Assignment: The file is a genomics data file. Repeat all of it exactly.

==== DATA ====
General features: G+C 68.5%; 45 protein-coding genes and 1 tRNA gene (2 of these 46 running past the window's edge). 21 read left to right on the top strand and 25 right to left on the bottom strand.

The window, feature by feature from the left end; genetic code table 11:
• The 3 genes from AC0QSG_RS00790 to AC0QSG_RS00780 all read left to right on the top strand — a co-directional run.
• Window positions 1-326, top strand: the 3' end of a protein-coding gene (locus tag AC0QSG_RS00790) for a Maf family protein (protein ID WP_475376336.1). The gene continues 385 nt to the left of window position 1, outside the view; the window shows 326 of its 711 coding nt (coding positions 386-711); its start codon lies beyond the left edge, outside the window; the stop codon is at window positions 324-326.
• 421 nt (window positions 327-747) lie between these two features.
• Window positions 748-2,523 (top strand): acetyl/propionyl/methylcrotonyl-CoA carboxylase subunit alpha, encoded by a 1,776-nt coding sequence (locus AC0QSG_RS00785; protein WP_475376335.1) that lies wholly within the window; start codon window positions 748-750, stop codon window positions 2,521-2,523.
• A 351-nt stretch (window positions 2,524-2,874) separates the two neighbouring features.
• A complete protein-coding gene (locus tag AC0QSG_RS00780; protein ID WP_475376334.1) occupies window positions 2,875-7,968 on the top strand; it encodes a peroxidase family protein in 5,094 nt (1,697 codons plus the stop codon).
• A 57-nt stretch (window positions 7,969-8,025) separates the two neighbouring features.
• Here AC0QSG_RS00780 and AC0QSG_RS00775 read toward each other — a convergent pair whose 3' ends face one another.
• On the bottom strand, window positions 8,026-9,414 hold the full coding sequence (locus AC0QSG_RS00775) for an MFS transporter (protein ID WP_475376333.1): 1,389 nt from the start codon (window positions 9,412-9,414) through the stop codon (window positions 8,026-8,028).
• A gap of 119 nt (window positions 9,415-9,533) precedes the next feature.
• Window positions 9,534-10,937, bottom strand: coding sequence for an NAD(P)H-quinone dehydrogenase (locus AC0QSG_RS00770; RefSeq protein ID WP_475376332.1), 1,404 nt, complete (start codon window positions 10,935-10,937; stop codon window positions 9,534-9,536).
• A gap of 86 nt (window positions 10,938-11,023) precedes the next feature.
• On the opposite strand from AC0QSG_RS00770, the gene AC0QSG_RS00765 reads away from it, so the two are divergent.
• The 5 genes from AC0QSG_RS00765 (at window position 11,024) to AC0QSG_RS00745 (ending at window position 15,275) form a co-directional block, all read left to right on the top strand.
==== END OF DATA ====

General features: G+C 68.5%; 45 protein-coding genes and 1 tRNA gene (2 of these 46 running past the window's edge). 21 read left to right on the top strand and 25 right to left on the bottom strand.

The window, feature by feature from the left end; genetic code table 11:
• The 3 genes from AC0QSG_RS00790 to AC0QSG_RS00780 all read left to right on the top strand — a co-directional run.
• Window positions 1-326, top strand: the 3' end of a protein-coding gene (locus tag AC0QSG_RS00790) for a Maf family protein (protein ID WP_475376336.1). The gene continues 385 nt to the left of window position 1, outside the view; the window shows 326 of its 711 coding nt (coding positions 386-711); its start codon lies beyond the left edge, outside the window; the stop codon is at window positions 324-326.
• 421 nt (window positions 327-747) lie between these two features.
• Window positions 748-2,523 (top strand): acetyl/propionyl/methylcrotonyl-CoA carboxylase subunit alpha, encoded by a 1,776-nt coding sequence (locus AC0QSG_RS00785; protein WP_475376335.1) that lies wholly within the window; start codon window positions 748-750, stop codon window positions 2,521-2,523.
• A 351-nt stretch (window positions 2,524-2,874) separates the two neighbouring features.
• A complete protein-coding gene (locus tag AC0QSG_RS00780; protein ID WP_475376334.1) occupies window positions 2,875-7,968 on the top strand; it encodes a peroxidase family protein in 5,094 nt (1,697 codons plus the stop codon).
• A 57-nt stretch (window positions 7,969-8,025) separates the two neighbouring features.
• Here AC0QSG_RS00780 and AC0QSG_RS00775 read toward each other — a convergent pair whose 3' ends face one another.
• On the bottom strand, window positions 8,026-9,414 hold the full coding sequence (locus AC0QSG_RS00775) for an MFS transporter (protein ID WP_475376333.1): 1,389 nt from the start codon (window positions 9,412-9,414) through the stop codon (window positions 8,026-8,028).
• A gap of 119 nt (window positions 9,415-9,533) precedes the next feature.
• Window positions 9,534-10,937, bottom strand: coding sequence for an NAD(P)H-quinone dehydrogenase (locus AC0QSG_RS00770; RefSeq protein ID WP_475376332.1), 1,404 nt, complete (start codon window positions 10,935-10,937; stop codon window positions 9,534-9,536).
• A gap of 86 nt (window positions 10,938-11,023) precedes the next feature.
• On the opposite strand from AC0QSG_RS00770, the gene AC0QSG_RS00765 reads away from it, so the two are divergent.
• The 5 genes from AC0QSG_RS00765 (at window position 11,024) to AC0QSG_RS00745 (ending at window position 15,275) form a co-directional block, all read left to right on the top strand.